Season 2, Episode 33, "Killer's Road": Robert J. Wilke (appeared in Best of the Badmen, High Noon, The Far Country, and Night Passage and played Capt. Mendoza on Zorro) plays accused killer Asa Kirby. James Best (shown on the left, played Sheriff Roscoe P. Coltrane on The Dukes of Hazzard) plays his son Clay.
Season 2, Episode 34, "Lady Tenderfoot": Emory Parnell (Hawkins on The Life of Riley and Hank the bartender on Lawman) plays horse breeder Hugo Henshaw. Jack Elam (shown on the right, played Deputy J.D. Smith on The Dakotas and George Taggart on Temple Houston) plays hustler Dud Parsons. Pedro Gonzalez Gonzalez (Pedro Vasquez on earlier episodes of The Texan) plays Longley's friend Pedro Martinez. Billy M. Greene (Skrag on Captain Video and His Video Rangers) plays a hotel clerk.
Season 2, Episode 35, "The Invisible Noose": Charles Maxwell (Special Agent Joe Carey on I Led 3 Lives and the voice of the radio announcer on Gilligan's Island) plays bank robber Jeff. Bill Erwin (Joe Walters on My Three Sons and Glenn Diamond on Struck by Lightning) plays Gila Bend Sheriff Rand. Paul Keast (Nathaniel Carter on Casey Jones) plays the town parson.
Season 2, Episode 37, "Johnny Tuvo": Ron Hagerthy (Clipper King on Sky King) plays fortune hunter Johnny Tuvo. Frank Wilcox (Henry Van Buren on Waterfront, Beecher Asbury on The Untouchables, Mr. Brewster on The Beverly Hillbillies and Petticoat Junction, and the judge 8 times on Perry Mason) plays rancher Robert Kincade. Mary Webster (shown on the left, played Rachel Verinder on The Moonstone, Jill Reed on Emergency-Ward 10, Anna on Circus, and Sarah Onedin on The Onedin Line) plays Tuvo's girlfriend Carrie Nagle. Myron Healey (see "The Governor's Lady" above) plays robber Gait Gaylot. Dehl Berti (Vittorio on Buck James and John Taylor on Guns of Paradise) plays his accomplice Mouse Murphy. Roberto Contreras (Pedro on The High Chapparal) plays Tuvo's friend Maggio.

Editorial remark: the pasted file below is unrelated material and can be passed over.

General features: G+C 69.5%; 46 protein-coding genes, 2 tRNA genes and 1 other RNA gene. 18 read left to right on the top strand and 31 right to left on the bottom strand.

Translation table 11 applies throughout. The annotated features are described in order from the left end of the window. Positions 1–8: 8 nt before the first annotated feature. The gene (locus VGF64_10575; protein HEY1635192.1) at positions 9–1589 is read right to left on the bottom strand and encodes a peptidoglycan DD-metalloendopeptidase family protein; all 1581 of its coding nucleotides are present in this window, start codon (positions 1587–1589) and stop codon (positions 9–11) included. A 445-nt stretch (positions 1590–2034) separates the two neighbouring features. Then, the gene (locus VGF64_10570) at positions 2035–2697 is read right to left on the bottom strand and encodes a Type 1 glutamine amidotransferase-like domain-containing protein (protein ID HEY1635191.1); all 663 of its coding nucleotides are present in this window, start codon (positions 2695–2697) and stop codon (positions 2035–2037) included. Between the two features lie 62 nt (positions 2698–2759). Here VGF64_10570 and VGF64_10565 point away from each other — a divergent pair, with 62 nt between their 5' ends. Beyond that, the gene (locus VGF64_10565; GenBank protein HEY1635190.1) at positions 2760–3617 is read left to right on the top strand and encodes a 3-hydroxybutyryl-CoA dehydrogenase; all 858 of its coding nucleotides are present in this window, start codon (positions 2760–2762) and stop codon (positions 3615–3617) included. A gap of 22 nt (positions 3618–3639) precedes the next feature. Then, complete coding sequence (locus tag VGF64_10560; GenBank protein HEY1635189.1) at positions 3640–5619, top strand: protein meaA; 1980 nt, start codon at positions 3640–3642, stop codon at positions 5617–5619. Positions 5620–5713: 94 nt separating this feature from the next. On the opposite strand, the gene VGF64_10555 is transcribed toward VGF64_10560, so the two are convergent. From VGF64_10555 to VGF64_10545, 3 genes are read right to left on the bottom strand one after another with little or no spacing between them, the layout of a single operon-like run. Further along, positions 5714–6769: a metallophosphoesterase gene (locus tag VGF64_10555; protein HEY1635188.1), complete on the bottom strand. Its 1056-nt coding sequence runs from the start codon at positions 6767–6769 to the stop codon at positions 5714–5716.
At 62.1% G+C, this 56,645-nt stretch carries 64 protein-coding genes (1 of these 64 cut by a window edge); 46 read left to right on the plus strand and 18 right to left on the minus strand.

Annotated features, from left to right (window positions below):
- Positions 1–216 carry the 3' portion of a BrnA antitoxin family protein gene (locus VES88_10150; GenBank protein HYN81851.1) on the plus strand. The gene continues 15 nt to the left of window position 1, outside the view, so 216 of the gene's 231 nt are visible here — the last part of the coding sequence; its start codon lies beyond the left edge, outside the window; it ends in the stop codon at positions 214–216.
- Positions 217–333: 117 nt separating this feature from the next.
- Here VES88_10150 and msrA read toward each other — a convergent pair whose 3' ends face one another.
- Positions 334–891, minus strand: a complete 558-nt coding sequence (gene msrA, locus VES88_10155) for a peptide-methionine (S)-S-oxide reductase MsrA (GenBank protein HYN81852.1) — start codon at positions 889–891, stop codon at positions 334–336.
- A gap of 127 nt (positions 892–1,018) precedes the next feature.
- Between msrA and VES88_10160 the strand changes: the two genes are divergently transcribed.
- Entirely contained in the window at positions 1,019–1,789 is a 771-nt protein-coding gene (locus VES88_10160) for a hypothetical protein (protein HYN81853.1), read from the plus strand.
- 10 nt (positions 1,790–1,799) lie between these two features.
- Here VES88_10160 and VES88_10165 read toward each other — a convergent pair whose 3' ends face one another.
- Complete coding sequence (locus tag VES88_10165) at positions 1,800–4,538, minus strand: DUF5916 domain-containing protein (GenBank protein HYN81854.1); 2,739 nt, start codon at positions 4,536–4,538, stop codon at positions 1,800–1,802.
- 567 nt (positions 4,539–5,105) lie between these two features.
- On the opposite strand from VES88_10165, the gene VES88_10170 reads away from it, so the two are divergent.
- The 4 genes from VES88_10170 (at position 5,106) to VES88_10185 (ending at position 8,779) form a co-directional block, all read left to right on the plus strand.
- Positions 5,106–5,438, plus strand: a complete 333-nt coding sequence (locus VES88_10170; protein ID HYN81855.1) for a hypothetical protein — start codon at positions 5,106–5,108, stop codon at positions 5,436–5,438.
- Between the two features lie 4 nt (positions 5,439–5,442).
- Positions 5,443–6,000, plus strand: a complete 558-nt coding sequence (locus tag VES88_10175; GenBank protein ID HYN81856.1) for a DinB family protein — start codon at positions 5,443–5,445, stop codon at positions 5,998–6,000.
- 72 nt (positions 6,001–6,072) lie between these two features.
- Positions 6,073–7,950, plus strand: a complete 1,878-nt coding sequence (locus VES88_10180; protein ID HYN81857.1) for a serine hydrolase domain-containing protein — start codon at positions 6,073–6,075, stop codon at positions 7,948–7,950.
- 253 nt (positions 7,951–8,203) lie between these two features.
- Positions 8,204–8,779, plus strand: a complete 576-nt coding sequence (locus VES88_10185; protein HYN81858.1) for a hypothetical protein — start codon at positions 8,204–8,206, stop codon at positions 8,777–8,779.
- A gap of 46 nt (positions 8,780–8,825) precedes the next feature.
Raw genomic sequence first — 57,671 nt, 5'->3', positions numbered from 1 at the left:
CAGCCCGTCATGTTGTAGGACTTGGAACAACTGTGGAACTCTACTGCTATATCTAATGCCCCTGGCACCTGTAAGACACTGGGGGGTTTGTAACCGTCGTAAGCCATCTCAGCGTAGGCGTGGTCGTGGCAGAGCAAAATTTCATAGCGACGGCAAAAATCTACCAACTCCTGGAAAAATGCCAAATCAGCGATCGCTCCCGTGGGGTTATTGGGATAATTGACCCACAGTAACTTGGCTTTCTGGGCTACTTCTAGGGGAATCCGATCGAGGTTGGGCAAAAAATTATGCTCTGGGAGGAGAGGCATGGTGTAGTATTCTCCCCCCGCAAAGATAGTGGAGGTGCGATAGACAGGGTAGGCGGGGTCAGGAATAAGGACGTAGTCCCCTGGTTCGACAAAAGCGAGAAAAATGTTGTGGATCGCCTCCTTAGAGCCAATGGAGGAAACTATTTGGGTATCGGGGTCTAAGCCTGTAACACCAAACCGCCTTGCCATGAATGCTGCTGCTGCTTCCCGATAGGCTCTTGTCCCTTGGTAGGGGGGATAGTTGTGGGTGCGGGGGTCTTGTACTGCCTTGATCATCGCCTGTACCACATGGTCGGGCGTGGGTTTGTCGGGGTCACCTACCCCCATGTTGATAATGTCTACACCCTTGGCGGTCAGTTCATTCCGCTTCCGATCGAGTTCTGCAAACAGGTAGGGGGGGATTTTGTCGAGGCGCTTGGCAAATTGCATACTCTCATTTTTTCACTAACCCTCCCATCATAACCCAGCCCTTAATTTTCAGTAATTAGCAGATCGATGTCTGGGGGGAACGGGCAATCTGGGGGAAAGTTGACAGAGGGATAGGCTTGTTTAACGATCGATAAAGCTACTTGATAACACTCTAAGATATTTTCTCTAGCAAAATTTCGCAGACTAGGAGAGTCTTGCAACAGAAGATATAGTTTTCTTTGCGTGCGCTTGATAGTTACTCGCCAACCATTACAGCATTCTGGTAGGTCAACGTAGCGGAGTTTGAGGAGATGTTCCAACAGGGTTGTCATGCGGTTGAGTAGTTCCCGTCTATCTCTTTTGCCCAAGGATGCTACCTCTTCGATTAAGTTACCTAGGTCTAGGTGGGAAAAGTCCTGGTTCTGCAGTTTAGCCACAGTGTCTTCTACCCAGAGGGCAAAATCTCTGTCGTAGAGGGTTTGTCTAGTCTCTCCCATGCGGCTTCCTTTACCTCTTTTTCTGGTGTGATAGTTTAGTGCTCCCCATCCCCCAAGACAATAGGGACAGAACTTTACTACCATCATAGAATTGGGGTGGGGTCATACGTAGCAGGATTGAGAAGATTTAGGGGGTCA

Season 2, Episode 38, "The Accuser": Don Haggerty (Jeffrey Jones on The Files of Jeffrey Jones, Eddie Drake on The Cases of Eddie Drake, Sheriff Dan Elder on State Trooper, and Marsh Murdock on The Life and Legend of Wyatt Earp) plays Sheriff Lew Taylor. Harry Cheshire (see the biography section for the 1960 post on Lawman) plays town physician Doc McKensie. Jimmy Lydon (starred in Tom Brown's School Days, Little Men, Joan of Arc, and 9 Henry Aldrich features and played Biff Cardoza on Rocky Jones, Space Ranger, Andy Boone on So This Is Hollywood, and Richard on Love That Jill) plays bank teller Smitty. Kristine Miller (Margaret Jones on Stories of the Century) plays Taylor's girlfriend Mattie Benton. Mike Mazurki (see "Captive Crew" above) plays a bank robber.